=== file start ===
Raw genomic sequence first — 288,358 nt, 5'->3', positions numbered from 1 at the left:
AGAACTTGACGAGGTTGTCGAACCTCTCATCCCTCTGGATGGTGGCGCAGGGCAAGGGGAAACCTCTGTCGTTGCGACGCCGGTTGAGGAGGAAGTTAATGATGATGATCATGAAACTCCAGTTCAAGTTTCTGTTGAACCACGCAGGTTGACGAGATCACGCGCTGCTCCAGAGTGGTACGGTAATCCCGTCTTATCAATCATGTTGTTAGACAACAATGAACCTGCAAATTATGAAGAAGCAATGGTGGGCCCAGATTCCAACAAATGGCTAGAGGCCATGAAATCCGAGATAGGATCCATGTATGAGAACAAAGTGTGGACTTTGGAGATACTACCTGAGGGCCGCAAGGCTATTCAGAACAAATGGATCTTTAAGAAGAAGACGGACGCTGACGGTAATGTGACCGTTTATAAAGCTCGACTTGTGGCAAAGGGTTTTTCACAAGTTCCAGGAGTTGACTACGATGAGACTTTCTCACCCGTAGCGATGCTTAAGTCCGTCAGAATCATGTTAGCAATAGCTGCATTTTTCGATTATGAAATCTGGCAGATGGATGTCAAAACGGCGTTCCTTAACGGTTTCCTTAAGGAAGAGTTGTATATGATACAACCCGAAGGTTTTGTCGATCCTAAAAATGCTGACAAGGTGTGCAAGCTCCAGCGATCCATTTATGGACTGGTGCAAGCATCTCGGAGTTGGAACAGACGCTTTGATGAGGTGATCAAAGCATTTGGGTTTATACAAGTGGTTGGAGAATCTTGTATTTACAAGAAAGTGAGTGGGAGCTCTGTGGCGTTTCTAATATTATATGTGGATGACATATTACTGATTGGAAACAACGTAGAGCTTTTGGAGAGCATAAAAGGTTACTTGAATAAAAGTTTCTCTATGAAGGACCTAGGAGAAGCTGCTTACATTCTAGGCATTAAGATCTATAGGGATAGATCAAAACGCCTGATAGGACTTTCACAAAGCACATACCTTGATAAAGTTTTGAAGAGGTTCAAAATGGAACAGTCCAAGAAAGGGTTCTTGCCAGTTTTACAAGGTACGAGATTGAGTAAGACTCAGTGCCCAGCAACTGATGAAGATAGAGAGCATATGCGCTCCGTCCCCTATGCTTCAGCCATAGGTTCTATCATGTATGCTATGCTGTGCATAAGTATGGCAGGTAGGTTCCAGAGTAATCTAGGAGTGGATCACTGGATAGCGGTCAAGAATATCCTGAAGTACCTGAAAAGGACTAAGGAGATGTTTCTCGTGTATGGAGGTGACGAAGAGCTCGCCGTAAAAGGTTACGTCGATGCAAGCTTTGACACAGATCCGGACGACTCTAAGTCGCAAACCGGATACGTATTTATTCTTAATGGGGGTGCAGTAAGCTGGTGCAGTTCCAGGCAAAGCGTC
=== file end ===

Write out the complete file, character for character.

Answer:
Raw genomic sequence first — 288,358 nt, 5'->3', positions numbered from 1 at the left:
AGAACTTGACGAGGTTGTCGAACCTCTCATCCCTCTGGATGGTGGCGCAGGGCAAGGGGAAACCTCTGTCGTTGCGACGCCGGTTGAGGAGGAAGTTAATGATGATGATCATGAAACTCCAGTTCAAGTTTCTGTTGAACCACGCAGGTTGACGAGATCACGCGCTGCTCCAGAGTGGTACGGTAATCCCGTCTTATCAATCATGTTGTTAGACAACAATGAACCTGCAAATTATGAAGAAGCAATGGTGGGCCCAGATTCCAACAAATGGCTAGAGGCCATGAAATCCGAGATAGGATCCATGTATGAGAACAAAGTGTGGACTTTGGAGATACTACCTGAGGGCCGCAAGGCTATTCAGAACAAATGGATCTTTAAGAAGAAGACGGACGCTGACGGTAATGTGACCGTTTATAAAGCTCGACTTGTGGCAAAGGGTTTTTCACAAGTTCCAGGAGTTGACTACGATGAGACTTTCTCACCCGTAGCGATGCTTAAGTCCGTCAGAATCATGTTAGCAATAGCTGCATTTTTCGATTATGAAATCTGGCAGATGGATGTCAAAACGGCGTTCCTTAACGGTTTCCTTAAGGAAGAGTTGTATATGATACAACCCGAAGGTTTTGTCGATCCTAAAAATGCTGACAAGGTGTGCAAGCTCCAGCGATCCATTTATGGACTGGTGCAAGCATCTCGGAGTTGGAACAGACGCTTTGATGAGGTGATCAAAGCATTTGGGTTTATACAAGTGGTTGGAGAATCTTGTATTTACAAGAAAGTGAGTGGGAGCTCTGTGGCGTTTCTAATATTATATGTGGATGACATATTACTGATTGGAAACAACGTAGAGCTTTTGGAGAGCATAAAAGGTTACTTGAATAAAAGTTTCTCTATGAAGGACCTAGGAGAAGCTGCTTACATTCTAGGCATTAAGATCTATAGGGATAGATCAAAACGCCTGATAGGACTTTCACAAAGCACATACCTTGATAAAGTTTTGAAGAGGTTCAAAATGGAACAGTCCAAGAAAGGGTTCTTGCCAGTTTTACAAGGTACGAGATTGAGTAAGACTCAGTGCCCAGCAACTGATGAAGATAGAGAGCATATGCGCTCCGTCCCCTATGCTTCAGCCATAGGTTCTATCATGTATGCTATGCTGTGCATAAGTATGGCAGGTAGGTTCCAGAGTAATCTAGGAGTGGATCACTGGATAGCGGTCAAGAATATCCTGAAGTACCTGAAAAGGACTAAGGAGATGTTTCTCGTGTATGGAGGTGACGAAGAGCTCGCCGTAAAAGGTTACGTCGATGCAAGCTTTGACACAGATCCGGACGACTCTAAGTCGCAAACCGGATACGTATTTATTCTTAATGGGGGTGCAGTAAGCTGGTGCAGTTCCAGGCAAAGCGTC